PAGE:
Mining law will finally change to ensure oil and gas miners clean up before leaving
The Government intends to amend the Crown Minerals Act 1991 in the wake of the issues affecting Tamarind Taranaki and its ability to fund the decommissioning of the Tui oil field.
MBIE said the planned amendment will reduce the risk of the taxpayer or other third parties bearing the cost of decommissioning petroleum fields. There is currently no provision in the Crown Minerals Act (CMA) to require miners to clear up their mess and decommission a mining site.
ECO has urged governments prior to the CMA being passed that there should be a consent requirement to clean up industrial and mine sites. While the CMA doesn’t contain this provision it is included in the 1937 Petroleum Act.
The proposed changes will apply to current permit and licence holders, as the financial risk to the Crown and other third parties is greatest from the existing, rather than future, oil fields requiring decommissioning. ECO is surprised at this suggestion unless there are no future oil and gas permit and licence holders due to concerted action on climate change.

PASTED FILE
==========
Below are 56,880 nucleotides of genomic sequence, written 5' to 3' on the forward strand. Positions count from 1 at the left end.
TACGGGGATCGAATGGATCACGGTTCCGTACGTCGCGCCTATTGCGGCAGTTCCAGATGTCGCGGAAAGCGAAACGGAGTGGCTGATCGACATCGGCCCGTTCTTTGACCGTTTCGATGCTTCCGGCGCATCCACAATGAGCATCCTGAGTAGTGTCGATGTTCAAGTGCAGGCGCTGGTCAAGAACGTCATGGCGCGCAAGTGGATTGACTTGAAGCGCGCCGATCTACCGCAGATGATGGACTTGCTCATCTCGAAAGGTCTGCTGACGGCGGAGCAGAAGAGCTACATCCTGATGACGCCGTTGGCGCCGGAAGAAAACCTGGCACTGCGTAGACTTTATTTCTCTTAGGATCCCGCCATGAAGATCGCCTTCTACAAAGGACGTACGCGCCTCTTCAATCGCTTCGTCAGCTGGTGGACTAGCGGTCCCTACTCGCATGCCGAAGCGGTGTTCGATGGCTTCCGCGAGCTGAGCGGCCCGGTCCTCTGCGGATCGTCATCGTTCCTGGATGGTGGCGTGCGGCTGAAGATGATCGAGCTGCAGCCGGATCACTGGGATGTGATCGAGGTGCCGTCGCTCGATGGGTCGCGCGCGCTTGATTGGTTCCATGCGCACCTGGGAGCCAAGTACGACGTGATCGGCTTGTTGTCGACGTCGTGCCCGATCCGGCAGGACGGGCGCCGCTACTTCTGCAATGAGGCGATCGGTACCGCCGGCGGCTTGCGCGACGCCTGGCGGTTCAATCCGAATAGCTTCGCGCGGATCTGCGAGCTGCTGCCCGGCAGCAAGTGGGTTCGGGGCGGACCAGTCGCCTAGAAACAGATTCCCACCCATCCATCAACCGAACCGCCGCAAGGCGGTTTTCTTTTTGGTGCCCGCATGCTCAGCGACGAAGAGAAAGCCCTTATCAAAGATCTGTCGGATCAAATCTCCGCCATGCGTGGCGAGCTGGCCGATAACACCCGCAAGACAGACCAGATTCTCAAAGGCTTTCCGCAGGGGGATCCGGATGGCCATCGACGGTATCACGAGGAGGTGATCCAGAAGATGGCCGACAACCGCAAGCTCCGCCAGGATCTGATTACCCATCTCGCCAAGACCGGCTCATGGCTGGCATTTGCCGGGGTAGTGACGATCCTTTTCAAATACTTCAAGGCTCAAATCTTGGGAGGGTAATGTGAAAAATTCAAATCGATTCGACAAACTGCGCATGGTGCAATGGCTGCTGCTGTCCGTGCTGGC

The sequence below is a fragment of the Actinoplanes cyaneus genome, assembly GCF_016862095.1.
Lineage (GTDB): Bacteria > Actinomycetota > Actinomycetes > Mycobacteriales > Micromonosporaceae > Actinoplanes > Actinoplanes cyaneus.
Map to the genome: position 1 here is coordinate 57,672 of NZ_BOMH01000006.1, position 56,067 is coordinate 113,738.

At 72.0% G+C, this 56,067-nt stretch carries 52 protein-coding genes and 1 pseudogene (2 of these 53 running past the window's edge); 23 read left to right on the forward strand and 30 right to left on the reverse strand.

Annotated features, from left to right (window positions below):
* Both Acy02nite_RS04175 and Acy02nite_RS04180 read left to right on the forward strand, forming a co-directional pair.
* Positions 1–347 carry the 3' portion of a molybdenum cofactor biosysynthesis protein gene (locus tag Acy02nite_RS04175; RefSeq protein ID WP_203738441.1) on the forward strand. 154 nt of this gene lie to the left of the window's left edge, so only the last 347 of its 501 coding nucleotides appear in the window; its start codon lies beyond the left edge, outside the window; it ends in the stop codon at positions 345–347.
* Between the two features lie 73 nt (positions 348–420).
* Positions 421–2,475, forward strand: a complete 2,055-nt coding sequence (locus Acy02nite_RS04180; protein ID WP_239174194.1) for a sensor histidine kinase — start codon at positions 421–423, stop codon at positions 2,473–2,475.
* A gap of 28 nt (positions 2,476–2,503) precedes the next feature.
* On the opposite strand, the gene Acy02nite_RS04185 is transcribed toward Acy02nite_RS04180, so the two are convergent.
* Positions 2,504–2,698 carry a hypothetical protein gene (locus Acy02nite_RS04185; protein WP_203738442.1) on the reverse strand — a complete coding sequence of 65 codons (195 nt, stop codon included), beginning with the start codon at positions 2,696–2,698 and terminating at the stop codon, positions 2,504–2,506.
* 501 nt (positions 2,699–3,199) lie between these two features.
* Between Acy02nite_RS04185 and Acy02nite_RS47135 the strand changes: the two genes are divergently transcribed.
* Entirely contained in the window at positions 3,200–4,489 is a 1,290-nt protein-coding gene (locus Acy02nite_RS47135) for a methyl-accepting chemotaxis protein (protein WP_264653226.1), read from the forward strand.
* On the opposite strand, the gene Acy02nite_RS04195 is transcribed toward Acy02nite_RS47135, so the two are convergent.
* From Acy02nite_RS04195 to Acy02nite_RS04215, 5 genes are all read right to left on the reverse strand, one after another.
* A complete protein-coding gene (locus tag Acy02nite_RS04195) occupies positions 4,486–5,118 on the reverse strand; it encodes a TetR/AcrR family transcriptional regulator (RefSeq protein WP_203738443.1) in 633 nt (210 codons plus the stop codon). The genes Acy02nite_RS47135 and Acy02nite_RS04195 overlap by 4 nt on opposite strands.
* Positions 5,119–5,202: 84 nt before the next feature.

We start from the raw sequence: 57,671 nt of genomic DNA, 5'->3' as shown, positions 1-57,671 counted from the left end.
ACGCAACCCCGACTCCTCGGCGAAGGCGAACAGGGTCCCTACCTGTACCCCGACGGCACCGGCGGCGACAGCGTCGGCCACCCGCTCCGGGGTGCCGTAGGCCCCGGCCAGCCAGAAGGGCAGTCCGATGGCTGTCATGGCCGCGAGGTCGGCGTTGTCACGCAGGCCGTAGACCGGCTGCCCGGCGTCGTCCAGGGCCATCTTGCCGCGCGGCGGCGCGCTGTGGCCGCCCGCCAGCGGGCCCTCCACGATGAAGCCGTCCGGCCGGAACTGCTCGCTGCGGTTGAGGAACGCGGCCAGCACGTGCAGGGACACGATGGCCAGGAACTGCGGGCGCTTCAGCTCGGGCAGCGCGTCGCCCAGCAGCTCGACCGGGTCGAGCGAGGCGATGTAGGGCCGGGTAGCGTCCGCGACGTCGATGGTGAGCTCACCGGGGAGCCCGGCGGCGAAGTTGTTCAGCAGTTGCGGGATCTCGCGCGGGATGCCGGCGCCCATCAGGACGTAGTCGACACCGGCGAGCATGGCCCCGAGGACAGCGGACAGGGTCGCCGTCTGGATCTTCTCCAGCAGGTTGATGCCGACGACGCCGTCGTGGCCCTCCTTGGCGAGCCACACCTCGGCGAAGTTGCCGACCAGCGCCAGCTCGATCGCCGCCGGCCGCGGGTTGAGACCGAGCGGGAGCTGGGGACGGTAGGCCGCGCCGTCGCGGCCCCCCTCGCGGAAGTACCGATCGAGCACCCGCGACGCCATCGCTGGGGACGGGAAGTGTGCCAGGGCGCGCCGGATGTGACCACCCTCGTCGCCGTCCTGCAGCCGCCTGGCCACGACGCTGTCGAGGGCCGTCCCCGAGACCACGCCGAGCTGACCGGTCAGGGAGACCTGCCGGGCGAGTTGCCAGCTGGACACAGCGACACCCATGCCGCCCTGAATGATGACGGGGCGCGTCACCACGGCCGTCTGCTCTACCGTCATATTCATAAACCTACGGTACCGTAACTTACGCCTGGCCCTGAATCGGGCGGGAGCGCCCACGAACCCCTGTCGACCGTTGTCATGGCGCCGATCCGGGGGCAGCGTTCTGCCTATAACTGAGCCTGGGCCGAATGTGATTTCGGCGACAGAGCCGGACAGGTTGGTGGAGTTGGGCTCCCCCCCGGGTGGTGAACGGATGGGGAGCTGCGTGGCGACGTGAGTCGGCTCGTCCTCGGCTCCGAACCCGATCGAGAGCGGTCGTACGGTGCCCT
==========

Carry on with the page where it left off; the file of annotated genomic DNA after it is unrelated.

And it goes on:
MBIE says it will impose a statutory obligation on all current and future petroleum permit and licence holders to decommission their infrastructure and will extend this obligation to former permit and licence holders in the case of a transfer. Climate Justice Taranaki and ECO have been concerned at proposals to transfer licences to smaller companies with fewer funds that may result in more Tui mine type liabilities for taxpayers.
The proposals would also enable the regulator to periodically assess permit and licence holders’ financial capability to meet their decommissioning obligations, require permit and licence holders to maintain adequate financial security for decommissioning purposes, expand enforcement powers and make other minor changes.
These provisions should also apply to hard rock and alluvial mining companies to ensure they clean up their mine and tailings sites. The Crown has already spent nearly $30 million cleaning up several mine sites including the Tui Mine near Te Aroha and the Waiuta mine near Reefton.
MBIE say an Amendment Bill will be introduced in 2021 and a discussion document on the supporting regulations will be released for public consultation at the same time.
A second tranche of changes to the Crown Minerals Act to deal with a range of other issues including no new mines on conservation land has no timing.
For further information see: A Minerals and Petroleum Resource Strategy (MBIE website) and Review of Crown Minerals Act
Toxic Tui mine Site declared clean, Clean up planned for prohibition mine site and DoC to clean up at mine,